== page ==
This is an issue which affects 20% of our population personally so why does most of the training ignore this statistic? Safeguarding training may well trigger uncomfortable thoughts in the trainees and this is why Drum and Brass provide interactive courses. If you experience triggering thoughts, the trainer will be able to offer signposting and support. This can be life-changing. 

So what do the levels mean? Drum and Brass offer training at levels 1-4. Not all training is labelled in this way. So here’s a quick guide: 

Levels 1+2 are usually taught together over at least a 3 hour period. Anyone coming into contact with young people or vulnerable adults in an organisational setting should take this training. 

Level 3 equals 5+ hours of training. You are strongly recommended to have this level if you are working 121 with a young person or vulnerable adult. Private music teachers need this level of training. It also qualifies you to act as a named safeguarding officer or contact. That’s the first point of contact in an organisation, should any concerns arise. 

Level 4 is for professionals who want to explore cases in depth. We offer bespoke Level 4 training. 

The Safeguarding Officer

If you are a private music teacher, this is you. In an organisation, this is the person to whom any concern is reported. You will be trained to level 3 which gives you all the skills and knowledge to be able to report the concern on to the relevant body (the police in urgent cases). You should also be in charge of the incident reports, and keeping these safely locked away (GDPR). Make sure everyone knows who you are and has your contact details. This info should be on the wall if you have your own premises. 

And finally – the DBS. 

This is the go-to for most organisations. It’s low cost for volunteers – usually just an admin charge. Organisations such as BBE provide these free for their members. It’s around £70 for paid staff. The criminal record check that you get after providing passport, driving licence and National Insurance details (or similar) lists your criminal record if you have one. It’s up to the organisation to decide whether it is happy to have you, based on the information provided. I have never heard of an organisation rejecting anyone based on their DBS, but if anyone knows of any cases, do let me know. One note worth mentioning, as soon as you get a certificate in the post, turn it over and find the update information on the back or check online at gov.com. Sign up for annual updates, charged at £13 direct debit each year. This means you can simply share your number with an organisation and they can check your record with that. The DBS CRB is not a perfect system and you cannot apply for one for yourself at the time of writing this. But it’s been accepted as an important piece of evidence.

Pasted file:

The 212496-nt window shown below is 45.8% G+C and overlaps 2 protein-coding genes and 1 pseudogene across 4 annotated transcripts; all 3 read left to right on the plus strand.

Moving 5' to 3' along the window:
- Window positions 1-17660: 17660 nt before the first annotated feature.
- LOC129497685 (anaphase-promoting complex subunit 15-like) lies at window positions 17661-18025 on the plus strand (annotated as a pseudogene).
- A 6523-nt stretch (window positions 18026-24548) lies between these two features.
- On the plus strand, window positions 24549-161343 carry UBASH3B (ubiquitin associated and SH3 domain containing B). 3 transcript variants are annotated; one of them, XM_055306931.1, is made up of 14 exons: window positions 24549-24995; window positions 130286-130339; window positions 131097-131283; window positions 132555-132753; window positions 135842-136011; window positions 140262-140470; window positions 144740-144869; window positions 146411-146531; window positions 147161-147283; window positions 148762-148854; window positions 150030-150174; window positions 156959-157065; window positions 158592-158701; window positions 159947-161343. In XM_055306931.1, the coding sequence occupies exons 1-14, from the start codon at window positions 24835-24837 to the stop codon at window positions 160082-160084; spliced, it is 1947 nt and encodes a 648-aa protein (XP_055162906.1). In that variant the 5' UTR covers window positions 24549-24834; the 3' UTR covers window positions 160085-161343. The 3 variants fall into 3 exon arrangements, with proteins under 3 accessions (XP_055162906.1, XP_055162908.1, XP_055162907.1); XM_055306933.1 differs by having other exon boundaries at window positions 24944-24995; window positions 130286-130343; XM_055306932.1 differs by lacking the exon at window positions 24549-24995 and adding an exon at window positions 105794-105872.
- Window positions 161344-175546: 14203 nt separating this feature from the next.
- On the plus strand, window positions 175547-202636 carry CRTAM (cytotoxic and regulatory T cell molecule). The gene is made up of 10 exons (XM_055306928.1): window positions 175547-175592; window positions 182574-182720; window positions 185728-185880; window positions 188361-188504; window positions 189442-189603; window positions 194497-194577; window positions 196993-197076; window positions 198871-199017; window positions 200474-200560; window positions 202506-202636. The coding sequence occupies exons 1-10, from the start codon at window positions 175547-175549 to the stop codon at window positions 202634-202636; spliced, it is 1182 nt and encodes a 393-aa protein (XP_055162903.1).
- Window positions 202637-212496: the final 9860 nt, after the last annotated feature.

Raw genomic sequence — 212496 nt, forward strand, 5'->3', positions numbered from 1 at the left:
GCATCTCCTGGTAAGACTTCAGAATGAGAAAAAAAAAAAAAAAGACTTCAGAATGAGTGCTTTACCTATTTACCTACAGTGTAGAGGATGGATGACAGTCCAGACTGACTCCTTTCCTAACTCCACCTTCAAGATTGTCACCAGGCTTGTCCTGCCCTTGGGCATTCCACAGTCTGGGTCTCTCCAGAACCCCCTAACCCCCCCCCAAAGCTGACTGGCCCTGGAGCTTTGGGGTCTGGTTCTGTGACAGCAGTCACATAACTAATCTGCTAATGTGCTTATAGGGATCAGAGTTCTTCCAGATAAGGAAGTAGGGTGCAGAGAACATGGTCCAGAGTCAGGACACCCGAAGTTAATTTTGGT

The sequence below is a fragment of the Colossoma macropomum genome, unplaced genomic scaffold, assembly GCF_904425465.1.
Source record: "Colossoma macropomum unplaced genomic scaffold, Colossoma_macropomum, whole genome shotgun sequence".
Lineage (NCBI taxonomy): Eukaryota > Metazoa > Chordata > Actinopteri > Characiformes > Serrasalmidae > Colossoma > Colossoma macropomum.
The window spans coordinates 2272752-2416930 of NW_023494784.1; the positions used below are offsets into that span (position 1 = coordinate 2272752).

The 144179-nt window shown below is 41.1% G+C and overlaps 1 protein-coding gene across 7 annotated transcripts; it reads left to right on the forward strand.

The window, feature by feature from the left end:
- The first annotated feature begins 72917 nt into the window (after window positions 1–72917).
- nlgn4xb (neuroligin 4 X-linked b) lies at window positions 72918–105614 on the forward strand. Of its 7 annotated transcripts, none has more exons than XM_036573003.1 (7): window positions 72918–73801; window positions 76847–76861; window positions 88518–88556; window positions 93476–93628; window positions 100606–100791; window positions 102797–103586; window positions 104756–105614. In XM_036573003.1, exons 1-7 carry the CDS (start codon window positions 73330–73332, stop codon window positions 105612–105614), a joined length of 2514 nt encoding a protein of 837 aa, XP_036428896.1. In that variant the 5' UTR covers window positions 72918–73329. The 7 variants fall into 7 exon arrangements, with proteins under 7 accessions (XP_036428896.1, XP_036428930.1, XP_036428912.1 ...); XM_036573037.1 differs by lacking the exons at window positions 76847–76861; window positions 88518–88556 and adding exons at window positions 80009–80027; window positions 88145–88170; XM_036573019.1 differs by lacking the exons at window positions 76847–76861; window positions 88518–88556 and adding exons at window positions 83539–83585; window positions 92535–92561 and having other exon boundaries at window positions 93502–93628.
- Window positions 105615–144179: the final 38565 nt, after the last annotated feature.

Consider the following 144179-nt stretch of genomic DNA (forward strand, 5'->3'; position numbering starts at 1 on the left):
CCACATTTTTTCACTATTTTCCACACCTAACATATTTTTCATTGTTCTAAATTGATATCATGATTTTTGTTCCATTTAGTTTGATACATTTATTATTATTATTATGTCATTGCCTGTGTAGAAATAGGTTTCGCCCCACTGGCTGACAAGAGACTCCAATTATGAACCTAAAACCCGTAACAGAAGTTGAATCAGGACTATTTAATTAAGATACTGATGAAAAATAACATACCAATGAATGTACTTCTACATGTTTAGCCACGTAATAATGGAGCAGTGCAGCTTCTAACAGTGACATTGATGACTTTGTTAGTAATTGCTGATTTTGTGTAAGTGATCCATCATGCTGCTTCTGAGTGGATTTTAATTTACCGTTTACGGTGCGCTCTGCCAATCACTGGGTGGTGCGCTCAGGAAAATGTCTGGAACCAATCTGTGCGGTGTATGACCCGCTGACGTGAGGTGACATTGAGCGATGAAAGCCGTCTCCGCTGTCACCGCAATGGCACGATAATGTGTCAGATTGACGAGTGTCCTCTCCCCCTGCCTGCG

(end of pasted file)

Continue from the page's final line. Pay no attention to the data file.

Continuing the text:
So to sum up, I thought it would be really useful to have a quick checklist for small organisations. It’s not hard to get everything in place to be able to work with young people and vulnerable adults with confidence. And as a society, we need your good work. Now more than ever. Hopefully now you won’t fear safeguarding. You will take control, keep your documents up to date and go out and do that important work! 

So here we go, 3 steps to safeguarding: 

1. Safeguarding Policy (organisation – shared with all staff) Evidence: document, shared Point everyone who visits your organisation to it. Display it at your venue, put it on your website. Quote it in your promotional materials! 

2. Safeguarding Training – adults and/or children as appropriate (all staff – 1+2, named safeguarding contact or 121 contact – level 3): Evidence: certificates, up to date 

3. Named Safeguarding Officer – named person in your organisation who will pass on concerns and keep the incident reports (GDPR!) 

4. DBS (all staff) Evidence: certificate number Encourage your staff to keep their certificates handy. As people join, ask for their DBS number, or apply for one. Pop the number in a spreadsheet and keep it locked away (GDPR!)

Julie Hoggarth 9th February 2021 

Encourage your staff to keep their certificates handy. Ask them to share a copy of their certificate with you. 

Stay safe 🙂